Fairy tale trolls and patent trolls share more than just a name.  Both gather property of sorts–trolls gather trees and livestock from fields, and patent trolls gather patents.  Neither serves a productive purpose–trolls destroy everything in their paths and patent trolls use the threat of lawsuits to prevent industrious companies from pursuing success.  Thus, while the companies are sometimes more politely called “patent assertion entities,” it is easy to see why they are more commonly known as “trolls.”

However, there is one significant different between the two types of trolls.  While conventional trolls existed only in fairy tales, patent trolls are a very real part of modern society.  This article discusses a few of the many negative consequences of patent trolls.  It says that patent trolls are “leading businesses to remove common services to avoid being sued–for instance, cafes are pulling WiFi access and websites are removing calorie counters.”  Additionally, a program on NPR, titled “When Patents Attack!” discussed the negative impact of patent trolls.  The transcript of the program is available here [PDF].

And last Thursday, the Federal Trade Commission said, “No more!”  Edith Ramirez, Chairwoman of the FTC, made clear that the FTC is “ready to enforce its antitrust powers,” including the Sections 6(b) and 5 powers granted by the FTC Act.  The FTC can used these powers to investigate and punish companies that use “unfair and deceptive” practices.

The FTC’s statement was generally well-received, especially its intention to use the 6(b) investigatory power to examine the pros and cons of patent trolls.  For example, one article quotes David Balto, an antitrust lawyer, saying that the studies could play “a vital role in guiding Congress and regulators [on] how to put a stop to harmful and deceptive conduct.”

However, it is uncertain whether the FTC will be able to do enough. Some believe that because patents are “official monopolies granted by the government,” they cannot be challenged on antitrust grounds.

Will the FTC be able to stop the patent trolls?  Will more measures be needed?  What risk of unintended, negative consequences? What do you think?

Samantha Taylor

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4 Responses to Trolling for Trouble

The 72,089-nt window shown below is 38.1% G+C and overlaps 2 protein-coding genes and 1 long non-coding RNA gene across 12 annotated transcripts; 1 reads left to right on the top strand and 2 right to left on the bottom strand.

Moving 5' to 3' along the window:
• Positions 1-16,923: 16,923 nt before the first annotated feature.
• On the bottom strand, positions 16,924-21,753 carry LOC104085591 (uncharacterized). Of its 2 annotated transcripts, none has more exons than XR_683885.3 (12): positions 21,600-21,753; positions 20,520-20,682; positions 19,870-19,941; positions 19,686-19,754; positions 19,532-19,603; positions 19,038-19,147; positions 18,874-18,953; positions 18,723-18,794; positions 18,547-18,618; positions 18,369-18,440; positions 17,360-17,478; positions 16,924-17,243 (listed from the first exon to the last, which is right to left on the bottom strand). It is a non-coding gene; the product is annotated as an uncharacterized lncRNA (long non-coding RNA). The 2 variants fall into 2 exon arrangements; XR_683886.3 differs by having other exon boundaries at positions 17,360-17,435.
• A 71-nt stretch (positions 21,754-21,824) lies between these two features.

1. Mike says:

    One issue is distinguishing between a “harmful” patent troll and an inventor who doesn’t have the ability to bring her invention to market like the big companies do. Both are non-practicing entities and the only feasible strategy of either is to get royalties from the “industrious” companies for the uses of the patents to which the inventor or assignee (i.e., troll) have the rights. People think “inventor suits” are American, but can’t stand “troll suits.” Is it really worse if such an inventor sells her rights to a troll to enforce? I’m not saying there isn’t a problem with stockpiling patents and threatening every company under the sun; just highlighting another wrinkle that makes reaching a solution more difficult.

  2. Zachary Loney says:

    The FTC would specifically target those entities that have “no ownership interest in, or standing to assert, any patent rights; only an expired patent; or make false threats of litigation.” To be clear, this does not include entities with weak patents. This pertains only to the assertion of invalid and nonexistent patent rights.

    It is likely that many weak patents may still be enforced without doing anything “unfair or deceptive.” Yes, it is a moral shakedown to sue every internet cafe that has WiFi simply because the firm holds one patent in ten thousand that the router incorporated. However, if the FTC were to try to use its section 5 powers, I doubt they would find much traction. The patent, for all intents and purposes, is valid and the owner has a right to assert it as it pleases. There is no deception in the act, simply a very lop-sided power dynamic.

    I applaud the FTC’s recent studies into weak patents and patent trolls, however, it will likely only stop the few incredibly nefarious entities that are exploiting the system through outright lies. I see this statement at worst as political posturing and at best an attempt to bootstrap a solution that will ultimately fail to solve the problem. Congress must still act to level the playing field for small businesses that want to defend themselves against weak patents.

  3. Erin Frankrone says:

    The law and economics literature takes an interesting perspective on patents’ status as “official monopolies granted by the government.” The literature considers patents are a mere probability of enforcing a monopoly. This idea that a patent doesn’t grant monopoly power with 100% certainty is evident in the different quality of patents themselves. Ambiguities, errors, and other idiosyncrasies make certain patents stronger than others.

    The variances is patent strength suggest that smaller companies should not jump to the conclusion that patents are a guaranteed monopoly that can be enforced against them. Rather, the literature suggests that varying patent quality and the relative size of the adverse parties may dictate a variety of outcomes, including the patent holder acquiescing to the entrant’s alleged infringement. This lends credence to the FTC’s observation that trolling practices are largely deceptive and merit the agency’s prevention efforts.

  4. Emily Green says:

    Wow, I think it’s a really fresh perspective to challenge a harmful practice such as patent trolls under antitrust laws. While I understand the concern raised by some regarding official monopolies, I certainly think that in instances of “unfair or deceptive” practices an exception should be made because it seems that the purpose being served is not what the patent is designed to protect.